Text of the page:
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Low Labor Force Participation Not Demographics

  • Written by Syndicated Publisher No Comments Comments
    December 5, 2013

    “Son, someday robots are going take my job.”  It was the late 70’s and my father was convinced that these “new fangled” computers were going to steal his job. At that time no one believed him but as it turns out he was right.  I have written extensively since the end financial crisis about the structural change to employment in the U.S. and the push to increase productivity to reduce employment costs and boost profitability.  I addressed this issue specifically in “The Great American Divide” stating:

    “Suppressed wage growth, layoffs, cost-cutting, productivity increases,accounting gimmickry and stock buybacks have been the primary factors in surging profitability. However, these actions are finite in nature and inevitably it will come down to topline revenue growth. However, since consumer incomes have been cannibalized by suppressed wages and interest rates – there is nowhere left to generate further sales gains from in excess of population growth.

    Wages-to-Profits-120313

    “This is why the gap between corporate profits and the number of working employees is the highest level on record.  Fewer workers, higher productivity and longer hours for the same pay, or less, equals higher corporate profits.  This is great for executives, primarily the top 10% of wage of earners, who are compensated from rising share prices, bonuses and other performance related compensation.  However, for the ‘working stiff,’ there is little reward for their labor.”

    This “shift” has been critical to the employment landscape in the U.S. over the past 5-years as the number of individuals that are no longer counted as part of the “labor force” has risen above 90 million individuals which equates to roughly 36% of the entire working age population that are 16 years or older.  The chart of the labor force participation rate shows this problem graphically.

    labor-force-participation-120313

    The dramatic drop in the LFPR since the turn of the century has been dismissed as a function of the “baby boomer” generation reaching retirement age.  The problem with that assumption is that a large portion of the “boomer” generation is unable to financially retire and are holding onto their jobs for both incomes and healthcare.  Secondly, even assuming that the “boomers” do all retire it does not fully account for the drop in the labor force participation rate.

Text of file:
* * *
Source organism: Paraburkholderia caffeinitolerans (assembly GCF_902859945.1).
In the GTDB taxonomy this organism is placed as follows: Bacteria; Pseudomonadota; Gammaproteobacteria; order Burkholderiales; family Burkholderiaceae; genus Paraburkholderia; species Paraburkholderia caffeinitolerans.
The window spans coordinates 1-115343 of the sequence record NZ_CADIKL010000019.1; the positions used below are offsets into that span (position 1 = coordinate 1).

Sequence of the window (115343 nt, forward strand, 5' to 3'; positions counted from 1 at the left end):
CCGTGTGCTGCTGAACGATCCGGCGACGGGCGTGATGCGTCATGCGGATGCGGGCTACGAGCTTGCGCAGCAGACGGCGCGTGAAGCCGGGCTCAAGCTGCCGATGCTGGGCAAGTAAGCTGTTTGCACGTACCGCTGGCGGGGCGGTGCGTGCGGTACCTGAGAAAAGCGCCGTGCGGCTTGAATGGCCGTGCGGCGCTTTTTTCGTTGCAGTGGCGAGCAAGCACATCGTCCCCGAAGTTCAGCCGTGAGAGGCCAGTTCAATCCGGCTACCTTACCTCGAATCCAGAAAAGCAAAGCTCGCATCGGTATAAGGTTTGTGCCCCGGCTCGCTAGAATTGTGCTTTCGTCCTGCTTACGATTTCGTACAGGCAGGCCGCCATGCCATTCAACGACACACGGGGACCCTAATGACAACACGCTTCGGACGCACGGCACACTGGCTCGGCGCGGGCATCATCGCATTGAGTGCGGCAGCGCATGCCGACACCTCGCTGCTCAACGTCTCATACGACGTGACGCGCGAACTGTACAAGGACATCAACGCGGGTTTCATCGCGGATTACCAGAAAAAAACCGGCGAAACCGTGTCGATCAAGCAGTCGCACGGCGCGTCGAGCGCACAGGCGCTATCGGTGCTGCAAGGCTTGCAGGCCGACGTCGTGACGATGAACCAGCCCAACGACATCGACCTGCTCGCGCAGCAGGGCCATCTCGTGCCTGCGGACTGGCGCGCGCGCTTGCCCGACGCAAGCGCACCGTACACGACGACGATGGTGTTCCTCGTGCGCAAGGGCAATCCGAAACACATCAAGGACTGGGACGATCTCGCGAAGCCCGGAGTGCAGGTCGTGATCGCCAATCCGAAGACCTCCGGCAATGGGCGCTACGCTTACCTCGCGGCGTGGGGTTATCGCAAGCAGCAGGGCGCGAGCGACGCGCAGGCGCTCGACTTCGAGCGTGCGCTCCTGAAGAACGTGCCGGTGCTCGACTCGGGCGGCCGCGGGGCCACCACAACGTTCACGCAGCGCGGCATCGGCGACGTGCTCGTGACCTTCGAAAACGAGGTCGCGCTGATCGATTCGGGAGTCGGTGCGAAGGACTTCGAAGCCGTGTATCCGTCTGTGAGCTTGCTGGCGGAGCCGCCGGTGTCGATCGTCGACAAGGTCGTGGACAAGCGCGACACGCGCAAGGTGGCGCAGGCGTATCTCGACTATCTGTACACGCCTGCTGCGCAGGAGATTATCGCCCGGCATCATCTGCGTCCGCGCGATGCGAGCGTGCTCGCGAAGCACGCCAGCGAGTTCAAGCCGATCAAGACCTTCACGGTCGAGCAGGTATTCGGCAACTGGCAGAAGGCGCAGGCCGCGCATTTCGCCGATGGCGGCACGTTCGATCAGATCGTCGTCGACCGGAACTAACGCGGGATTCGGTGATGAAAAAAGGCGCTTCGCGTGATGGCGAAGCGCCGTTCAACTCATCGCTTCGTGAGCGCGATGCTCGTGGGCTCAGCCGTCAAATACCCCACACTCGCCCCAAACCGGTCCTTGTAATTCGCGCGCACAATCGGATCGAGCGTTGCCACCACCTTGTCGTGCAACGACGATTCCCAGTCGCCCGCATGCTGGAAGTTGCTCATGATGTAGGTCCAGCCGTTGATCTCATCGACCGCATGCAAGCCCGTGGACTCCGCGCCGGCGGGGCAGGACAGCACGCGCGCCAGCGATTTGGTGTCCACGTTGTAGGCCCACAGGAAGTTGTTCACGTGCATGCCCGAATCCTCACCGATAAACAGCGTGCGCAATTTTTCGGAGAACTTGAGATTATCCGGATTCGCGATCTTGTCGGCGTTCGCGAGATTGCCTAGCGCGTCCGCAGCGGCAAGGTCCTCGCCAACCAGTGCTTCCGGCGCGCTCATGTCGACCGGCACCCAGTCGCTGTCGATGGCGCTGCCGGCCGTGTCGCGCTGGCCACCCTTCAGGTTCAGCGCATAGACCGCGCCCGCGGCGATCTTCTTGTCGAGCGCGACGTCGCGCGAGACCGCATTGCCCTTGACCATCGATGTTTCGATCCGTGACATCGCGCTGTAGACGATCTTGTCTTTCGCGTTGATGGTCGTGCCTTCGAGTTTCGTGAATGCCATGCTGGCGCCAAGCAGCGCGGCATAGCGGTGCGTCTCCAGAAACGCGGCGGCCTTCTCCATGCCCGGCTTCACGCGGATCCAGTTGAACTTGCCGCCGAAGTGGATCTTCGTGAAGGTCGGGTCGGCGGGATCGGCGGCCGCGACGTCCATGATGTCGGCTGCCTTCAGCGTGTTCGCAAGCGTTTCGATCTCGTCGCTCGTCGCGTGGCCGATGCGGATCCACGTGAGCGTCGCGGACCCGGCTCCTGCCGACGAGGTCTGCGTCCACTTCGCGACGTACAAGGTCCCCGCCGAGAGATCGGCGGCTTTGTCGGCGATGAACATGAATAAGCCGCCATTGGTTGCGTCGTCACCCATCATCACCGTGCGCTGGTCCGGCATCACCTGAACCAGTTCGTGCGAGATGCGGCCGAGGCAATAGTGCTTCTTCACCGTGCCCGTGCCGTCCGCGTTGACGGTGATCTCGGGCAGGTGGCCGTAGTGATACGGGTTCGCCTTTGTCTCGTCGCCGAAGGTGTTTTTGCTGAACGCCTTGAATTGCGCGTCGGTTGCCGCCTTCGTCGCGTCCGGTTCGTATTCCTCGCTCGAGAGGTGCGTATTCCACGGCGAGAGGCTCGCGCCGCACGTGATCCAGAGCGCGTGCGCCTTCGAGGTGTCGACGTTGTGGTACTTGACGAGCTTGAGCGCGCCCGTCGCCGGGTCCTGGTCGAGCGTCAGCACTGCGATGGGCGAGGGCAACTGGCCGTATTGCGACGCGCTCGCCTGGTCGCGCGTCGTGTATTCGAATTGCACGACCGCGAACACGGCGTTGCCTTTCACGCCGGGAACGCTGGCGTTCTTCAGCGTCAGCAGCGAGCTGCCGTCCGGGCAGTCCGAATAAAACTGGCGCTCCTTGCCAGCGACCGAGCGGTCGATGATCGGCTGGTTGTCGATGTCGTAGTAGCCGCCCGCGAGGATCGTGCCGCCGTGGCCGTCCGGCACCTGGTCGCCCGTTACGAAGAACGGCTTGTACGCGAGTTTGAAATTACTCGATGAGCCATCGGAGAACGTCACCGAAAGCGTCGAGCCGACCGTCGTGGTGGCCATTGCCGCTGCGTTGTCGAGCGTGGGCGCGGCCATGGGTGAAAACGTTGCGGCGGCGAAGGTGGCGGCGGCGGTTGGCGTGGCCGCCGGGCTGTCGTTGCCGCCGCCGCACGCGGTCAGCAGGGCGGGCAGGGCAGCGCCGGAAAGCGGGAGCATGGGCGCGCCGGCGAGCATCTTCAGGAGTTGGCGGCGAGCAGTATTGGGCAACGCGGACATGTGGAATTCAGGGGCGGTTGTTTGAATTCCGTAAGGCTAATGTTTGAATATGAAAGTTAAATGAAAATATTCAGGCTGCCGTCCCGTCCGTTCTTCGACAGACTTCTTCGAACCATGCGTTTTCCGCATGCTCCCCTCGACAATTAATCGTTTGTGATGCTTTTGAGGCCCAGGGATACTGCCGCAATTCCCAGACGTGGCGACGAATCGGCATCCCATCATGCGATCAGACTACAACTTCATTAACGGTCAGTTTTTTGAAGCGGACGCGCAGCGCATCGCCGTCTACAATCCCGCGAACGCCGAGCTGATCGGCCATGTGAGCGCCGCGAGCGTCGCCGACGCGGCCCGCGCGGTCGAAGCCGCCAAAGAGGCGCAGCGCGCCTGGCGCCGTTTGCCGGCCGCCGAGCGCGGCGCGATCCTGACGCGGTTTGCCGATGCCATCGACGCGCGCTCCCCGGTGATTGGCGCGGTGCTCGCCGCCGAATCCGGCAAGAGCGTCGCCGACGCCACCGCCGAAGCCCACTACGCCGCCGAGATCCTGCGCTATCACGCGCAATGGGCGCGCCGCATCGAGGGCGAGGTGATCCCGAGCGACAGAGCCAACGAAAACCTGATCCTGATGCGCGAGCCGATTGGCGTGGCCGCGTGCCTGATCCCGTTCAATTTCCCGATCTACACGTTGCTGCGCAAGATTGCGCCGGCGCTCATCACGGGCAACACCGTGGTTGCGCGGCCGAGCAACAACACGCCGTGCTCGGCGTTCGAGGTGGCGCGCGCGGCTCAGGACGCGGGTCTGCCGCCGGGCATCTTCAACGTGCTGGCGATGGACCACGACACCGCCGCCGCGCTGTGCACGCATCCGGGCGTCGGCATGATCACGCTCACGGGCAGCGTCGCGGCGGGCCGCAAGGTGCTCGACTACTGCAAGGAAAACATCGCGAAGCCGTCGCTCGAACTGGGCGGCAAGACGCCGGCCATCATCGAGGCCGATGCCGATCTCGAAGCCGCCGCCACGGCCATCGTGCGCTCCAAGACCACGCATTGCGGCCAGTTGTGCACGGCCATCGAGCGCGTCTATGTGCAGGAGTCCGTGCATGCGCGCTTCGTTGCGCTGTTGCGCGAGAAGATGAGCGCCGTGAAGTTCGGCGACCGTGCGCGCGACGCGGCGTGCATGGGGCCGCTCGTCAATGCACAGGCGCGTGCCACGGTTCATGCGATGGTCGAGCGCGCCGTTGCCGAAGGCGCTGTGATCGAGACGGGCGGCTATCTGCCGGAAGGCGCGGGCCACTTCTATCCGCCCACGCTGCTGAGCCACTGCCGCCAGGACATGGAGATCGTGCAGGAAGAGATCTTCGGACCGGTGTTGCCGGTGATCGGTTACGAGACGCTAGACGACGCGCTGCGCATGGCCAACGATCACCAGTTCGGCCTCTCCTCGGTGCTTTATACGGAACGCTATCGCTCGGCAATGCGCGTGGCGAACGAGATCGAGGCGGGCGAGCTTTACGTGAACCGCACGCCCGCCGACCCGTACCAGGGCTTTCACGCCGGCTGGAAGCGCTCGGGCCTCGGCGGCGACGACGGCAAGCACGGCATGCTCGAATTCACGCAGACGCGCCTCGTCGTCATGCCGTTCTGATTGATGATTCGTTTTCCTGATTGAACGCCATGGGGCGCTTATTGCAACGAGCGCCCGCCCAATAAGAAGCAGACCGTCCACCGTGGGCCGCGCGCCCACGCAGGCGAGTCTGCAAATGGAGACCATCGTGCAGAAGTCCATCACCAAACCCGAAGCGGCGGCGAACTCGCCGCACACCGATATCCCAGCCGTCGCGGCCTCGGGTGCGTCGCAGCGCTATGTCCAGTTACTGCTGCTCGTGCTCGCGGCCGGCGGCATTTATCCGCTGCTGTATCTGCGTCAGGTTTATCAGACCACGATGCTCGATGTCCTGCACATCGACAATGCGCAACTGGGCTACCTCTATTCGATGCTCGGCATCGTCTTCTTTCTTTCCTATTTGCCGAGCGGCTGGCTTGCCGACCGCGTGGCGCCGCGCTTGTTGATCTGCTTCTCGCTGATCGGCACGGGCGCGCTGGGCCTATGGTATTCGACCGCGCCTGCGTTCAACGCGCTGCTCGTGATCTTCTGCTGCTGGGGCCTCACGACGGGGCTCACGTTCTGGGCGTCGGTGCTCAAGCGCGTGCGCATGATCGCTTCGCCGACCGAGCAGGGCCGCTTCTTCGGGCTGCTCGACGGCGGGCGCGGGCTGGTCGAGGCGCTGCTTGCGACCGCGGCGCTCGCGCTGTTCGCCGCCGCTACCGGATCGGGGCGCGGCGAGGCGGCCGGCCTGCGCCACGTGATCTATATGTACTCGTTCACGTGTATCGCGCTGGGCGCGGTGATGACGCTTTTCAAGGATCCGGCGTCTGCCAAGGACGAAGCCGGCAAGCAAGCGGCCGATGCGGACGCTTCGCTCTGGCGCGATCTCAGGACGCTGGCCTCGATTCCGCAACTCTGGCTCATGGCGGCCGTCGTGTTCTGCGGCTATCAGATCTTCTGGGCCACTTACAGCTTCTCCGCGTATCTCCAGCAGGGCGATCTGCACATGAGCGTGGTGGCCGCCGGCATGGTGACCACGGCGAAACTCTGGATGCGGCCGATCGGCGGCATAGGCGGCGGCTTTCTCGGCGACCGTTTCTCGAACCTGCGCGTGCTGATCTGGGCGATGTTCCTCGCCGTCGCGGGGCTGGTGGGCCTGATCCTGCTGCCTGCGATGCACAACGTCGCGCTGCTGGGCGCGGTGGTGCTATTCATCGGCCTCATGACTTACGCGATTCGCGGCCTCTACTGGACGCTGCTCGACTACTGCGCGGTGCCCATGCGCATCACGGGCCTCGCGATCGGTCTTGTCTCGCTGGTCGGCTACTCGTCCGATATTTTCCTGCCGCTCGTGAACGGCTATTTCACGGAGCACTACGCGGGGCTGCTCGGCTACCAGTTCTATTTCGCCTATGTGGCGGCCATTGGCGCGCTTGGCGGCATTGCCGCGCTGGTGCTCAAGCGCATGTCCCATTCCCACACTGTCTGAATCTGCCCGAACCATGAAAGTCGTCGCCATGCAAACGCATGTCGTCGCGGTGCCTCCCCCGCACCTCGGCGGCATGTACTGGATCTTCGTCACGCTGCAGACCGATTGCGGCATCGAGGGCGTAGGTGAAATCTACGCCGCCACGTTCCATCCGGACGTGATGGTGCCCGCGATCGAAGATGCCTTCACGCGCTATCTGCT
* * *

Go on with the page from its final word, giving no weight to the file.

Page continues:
In a recent study entitled “Labor Force Participation And Monetary Policy In The Wake Of The Great Recession,” by Christopher Erceg and Andrew Levin of the Federal Reserve Board, the authors provide solid evidence that the decline in the labor force participation rate since 2007 has been due to cyclical factors–the recession and slow recovery–rather than to demographic factors.  The chart below shows the estimate of how large the US unemployment rate would be without this abnormal decline in the labor force, and they produced this amazing chart which summarizes their findings.

    erceglevin 26aug2013-fig-6-right

    In other words, due to the weak economic recovery a large number of people have simply“dropped out” of the labor force but are not retired. Since the unemployment rate does not count the people who dropped out of the labor force it no longer gives a good reading of the state of the labor market. The unemployment rate would be much higher without this large decline in the labor force participation.

    Employment-NILF-120313

    There really is no longer a debate over labor market performance during the recent recovery as both are unusually weak.  This also no clear way to measure the millions of individuals who have disappeared into the abyss of the uncounted.  Many of the 90 million individuals that are currently unemployed, and not counted by the BLS, would likely be more than happy to work given the opportunity.  However, in the current economic environment, those options are not widely available which is why there is very much a silent “depression” running through the underbelly of this economy. While we may not see the breadlines and soup kitchens that existed in the 30’s, it is simply because they exist electronically and in the mail.

    The real debate needs to be over the current economic policy makeup which is deterring real employment growth in the U.S.  The lack of fiscal policy from Congress, and dependence on monetary policy from the Fed, is not the prescription that this particular ailing patient needs.

    Images: Flickr (licence attribution)

    About The Author

    Lance Roberts – Host of StreetTalk Live

    After having been in the investing world for more than 25 years from private banking and investment management to private and venture capital; Lance has pretty much “been there and done that” at one point or another. His common sense approach has appealed to audiences for over a decade and continues to grow each and every week.

    Lance is also the Chief Editor of the X-Report, a weekly subscriber based-newsletter that is distributed nationwide. The newsletter covers economic, political and market topics as they relate to the management portfolios. A daily financial blog, audio and video’s also keep members informed of the day’s events and how it impacts your money.

    Lance’s investment strategies and knowledge have been featured on Fox 26, CNBC, Fox Business News and Fox News. He has been quoted by a litany of publications from the Wall Street Journal, Reuters, The Washington Post all the way to TheStreet.com as well as on several of the nation’s biggest financial blogs such as the Pragmatic Capitalist, Zero Hedge and Seeking Alpha.

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